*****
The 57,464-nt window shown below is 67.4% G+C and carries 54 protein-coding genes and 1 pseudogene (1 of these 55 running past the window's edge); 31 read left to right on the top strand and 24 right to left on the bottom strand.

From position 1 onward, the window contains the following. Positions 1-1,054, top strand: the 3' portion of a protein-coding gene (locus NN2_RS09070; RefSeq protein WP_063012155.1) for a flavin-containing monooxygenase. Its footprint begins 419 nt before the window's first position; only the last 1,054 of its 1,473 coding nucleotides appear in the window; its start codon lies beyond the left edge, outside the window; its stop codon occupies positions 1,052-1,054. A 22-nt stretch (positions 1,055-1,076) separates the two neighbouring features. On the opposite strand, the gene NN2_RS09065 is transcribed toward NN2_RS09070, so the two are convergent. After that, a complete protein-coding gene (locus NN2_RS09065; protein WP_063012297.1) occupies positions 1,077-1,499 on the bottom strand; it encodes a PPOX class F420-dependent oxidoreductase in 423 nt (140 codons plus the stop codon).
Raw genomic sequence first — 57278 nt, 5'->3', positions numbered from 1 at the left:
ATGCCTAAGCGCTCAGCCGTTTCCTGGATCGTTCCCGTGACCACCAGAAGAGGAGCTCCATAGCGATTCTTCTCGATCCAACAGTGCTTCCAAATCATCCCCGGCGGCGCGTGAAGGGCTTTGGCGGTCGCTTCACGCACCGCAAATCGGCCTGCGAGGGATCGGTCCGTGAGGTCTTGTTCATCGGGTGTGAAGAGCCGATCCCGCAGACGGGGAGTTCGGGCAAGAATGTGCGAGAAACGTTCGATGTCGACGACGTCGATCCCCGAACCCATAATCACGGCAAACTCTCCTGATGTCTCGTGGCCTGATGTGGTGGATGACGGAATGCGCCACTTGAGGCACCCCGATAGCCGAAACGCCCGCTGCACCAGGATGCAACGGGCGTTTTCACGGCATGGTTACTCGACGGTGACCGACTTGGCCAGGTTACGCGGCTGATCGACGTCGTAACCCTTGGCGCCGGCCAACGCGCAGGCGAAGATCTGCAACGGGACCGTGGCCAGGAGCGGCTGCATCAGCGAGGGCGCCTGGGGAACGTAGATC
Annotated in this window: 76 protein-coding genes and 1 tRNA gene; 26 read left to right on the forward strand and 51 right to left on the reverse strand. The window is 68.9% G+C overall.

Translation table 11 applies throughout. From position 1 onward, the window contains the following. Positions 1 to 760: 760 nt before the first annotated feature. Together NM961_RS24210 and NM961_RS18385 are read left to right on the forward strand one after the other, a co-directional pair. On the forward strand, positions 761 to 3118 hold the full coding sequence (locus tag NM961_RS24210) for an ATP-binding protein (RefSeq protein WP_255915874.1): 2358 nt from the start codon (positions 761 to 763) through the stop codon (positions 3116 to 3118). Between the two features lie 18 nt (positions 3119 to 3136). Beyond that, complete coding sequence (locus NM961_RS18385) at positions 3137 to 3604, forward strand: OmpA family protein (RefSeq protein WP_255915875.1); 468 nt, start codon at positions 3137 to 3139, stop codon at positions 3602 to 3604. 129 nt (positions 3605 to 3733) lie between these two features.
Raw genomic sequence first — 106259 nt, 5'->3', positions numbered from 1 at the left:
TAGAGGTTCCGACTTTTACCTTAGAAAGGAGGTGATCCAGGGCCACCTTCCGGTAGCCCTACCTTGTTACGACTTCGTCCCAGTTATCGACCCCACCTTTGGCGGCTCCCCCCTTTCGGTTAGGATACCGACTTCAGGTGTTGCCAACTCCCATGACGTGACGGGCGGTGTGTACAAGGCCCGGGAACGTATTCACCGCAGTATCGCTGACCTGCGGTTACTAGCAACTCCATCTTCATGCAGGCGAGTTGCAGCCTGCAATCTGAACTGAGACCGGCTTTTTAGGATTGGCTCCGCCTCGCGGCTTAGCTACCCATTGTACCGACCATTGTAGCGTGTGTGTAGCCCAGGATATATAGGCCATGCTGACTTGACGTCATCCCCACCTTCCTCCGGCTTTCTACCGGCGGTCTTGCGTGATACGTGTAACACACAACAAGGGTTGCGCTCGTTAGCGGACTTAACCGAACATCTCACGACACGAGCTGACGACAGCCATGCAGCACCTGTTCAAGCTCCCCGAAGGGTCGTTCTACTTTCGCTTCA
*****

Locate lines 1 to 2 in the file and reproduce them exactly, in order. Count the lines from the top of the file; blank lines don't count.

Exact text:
The 57,464-nt window shown below is 67.4% G+C and carries 54 protein-coding genes and 1 pseudogene (1 of these 55 running past the window's edge); 31 read left to right on the top strand and 24 right to left on the bottom strand.

From position 1 onward, the window contains the following. Positions 1-1,054, top strand: the 3' portion of a protein-coding gene (locus NN2_RS09070; RefSeq protein WP_063012155.1) for a flavin-containing monooxygenase. Its footprint begins 419 nt before the window's first position; only the last 1,054 of its 1,473 coding nucleotides appear in the window; its start codon lies beyond the left edge, outside the window; its stop codon occupies positions 1,052-1,054. A 22-nt stretch (positions 1,055-1,076) separates the two neighbouring features. On the opposite strand, the gene NN2_RS09065 is transcribed toward NN2_RS09070, so the two are convergent. After that, a complete protein-coding gene (locus NN2_RS09065; protein WP_063012297.1) occupies positions 1,077-1,499 on the bottom strand; it encodes a PPOX class F420-dependent oxidoreductase in 423 nt (140 codons plus the stop codon).